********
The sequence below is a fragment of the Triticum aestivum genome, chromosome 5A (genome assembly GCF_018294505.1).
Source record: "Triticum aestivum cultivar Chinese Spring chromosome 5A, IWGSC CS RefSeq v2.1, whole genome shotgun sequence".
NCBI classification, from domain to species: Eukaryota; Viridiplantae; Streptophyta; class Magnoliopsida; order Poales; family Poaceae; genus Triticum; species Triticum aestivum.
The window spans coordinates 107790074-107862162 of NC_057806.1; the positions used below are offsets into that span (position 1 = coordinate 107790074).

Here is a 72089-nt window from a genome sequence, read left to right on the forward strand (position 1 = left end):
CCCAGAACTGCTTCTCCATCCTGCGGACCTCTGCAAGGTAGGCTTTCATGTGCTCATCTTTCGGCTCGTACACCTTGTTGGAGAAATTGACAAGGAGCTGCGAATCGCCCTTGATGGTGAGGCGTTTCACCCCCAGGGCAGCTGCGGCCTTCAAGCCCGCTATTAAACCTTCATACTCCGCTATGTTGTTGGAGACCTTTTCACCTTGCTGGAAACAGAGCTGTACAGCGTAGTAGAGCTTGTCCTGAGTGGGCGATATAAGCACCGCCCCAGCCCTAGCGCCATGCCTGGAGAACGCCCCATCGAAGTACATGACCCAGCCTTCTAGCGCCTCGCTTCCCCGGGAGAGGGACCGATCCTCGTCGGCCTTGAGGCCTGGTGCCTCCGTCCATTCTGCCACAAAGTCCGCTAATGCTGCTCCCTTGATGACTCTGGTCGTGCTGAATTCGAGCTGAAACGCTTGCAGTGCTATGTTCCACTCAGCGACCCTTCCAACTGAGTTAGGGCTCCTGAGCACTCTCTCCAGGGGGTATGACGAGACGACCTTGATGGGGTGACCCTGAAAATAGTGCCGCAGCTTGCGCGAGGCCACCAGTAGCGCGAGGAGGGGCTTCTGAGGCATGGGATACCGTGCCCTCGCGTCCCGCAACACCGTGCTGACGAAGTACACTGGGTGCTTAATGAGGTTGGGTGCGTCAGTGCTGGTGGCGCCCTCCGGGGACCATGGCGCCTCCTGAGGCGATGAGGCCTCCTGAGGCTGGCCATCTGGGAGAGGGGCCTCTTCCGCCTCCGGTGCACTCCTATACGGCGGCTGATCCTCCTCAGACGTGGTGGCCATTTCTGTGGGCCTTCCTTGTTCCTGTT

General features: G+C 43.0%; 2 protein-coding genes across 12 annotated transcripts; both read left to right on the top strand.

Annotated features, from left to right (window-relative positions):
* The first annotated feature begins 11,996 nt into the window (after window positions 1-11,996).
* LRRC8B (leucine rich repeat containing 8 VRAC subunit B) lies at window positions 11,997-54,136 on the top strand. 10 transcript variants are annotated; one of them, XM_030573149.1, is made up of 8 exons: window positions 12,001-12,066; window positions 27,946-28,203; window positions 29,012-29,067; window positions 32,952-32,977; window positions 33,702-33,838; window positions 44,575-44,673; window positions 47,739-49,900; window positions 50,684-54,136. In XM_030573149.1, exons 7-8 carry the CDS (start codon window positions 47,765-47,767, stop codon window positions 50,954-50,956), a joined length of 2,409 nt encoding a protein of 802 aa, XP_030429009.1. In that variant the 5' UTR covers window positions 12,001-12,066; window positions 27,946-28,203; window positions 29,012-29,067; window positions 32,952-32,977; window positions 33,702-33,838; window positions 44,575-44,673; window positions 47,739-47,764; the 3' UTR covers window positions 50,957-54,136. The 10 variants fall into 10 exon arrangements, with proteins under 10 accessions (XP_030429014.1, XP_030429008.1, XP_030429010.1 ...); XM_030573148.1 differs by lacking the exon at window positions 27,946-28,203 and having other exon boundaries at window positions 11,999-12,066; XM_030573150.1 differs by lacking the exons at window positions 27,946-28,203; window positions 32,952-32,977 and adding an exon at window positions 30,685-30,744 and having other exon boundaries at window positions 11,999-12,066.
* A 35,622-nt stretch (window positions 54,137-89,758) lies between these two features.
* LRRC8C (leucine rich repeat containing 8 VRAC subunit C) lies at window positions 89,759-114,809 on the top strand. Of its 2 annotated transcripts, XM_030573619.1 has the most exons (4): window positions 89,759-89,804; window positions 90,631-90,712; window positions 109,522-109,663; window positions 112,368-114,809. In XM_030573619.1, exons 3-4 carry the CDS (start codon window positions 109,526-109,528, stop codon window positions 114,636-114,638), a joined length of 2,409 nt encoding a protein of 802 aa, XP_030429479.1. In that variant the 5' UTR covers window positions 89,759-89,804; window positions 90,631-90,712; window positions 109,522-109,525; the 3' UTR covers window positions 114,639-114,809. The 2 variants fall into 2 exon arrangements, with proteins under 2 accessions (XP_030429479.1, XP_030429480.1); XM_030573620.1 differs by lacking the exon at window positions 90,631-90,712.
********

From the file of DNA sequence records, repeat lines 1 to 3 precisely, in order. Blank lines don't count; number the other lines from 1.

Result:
The sequence below is a fragment of the Triticum aestivum genome, chromosome 5A (genome assembly GCF_018294505.1).
Source record: "Triticum aestivum cultivar Chinese Spring chromosome 5A, IWGSC CS RefSeq v2.1, whole genome shotgun sequence".
NCBI classification, from domain to species: Eukaryota; Viridiplantae; Streptophyta; class Magnoliopsida; order Poales; family Poaceae; genus Triticum; species Triticum aestivum.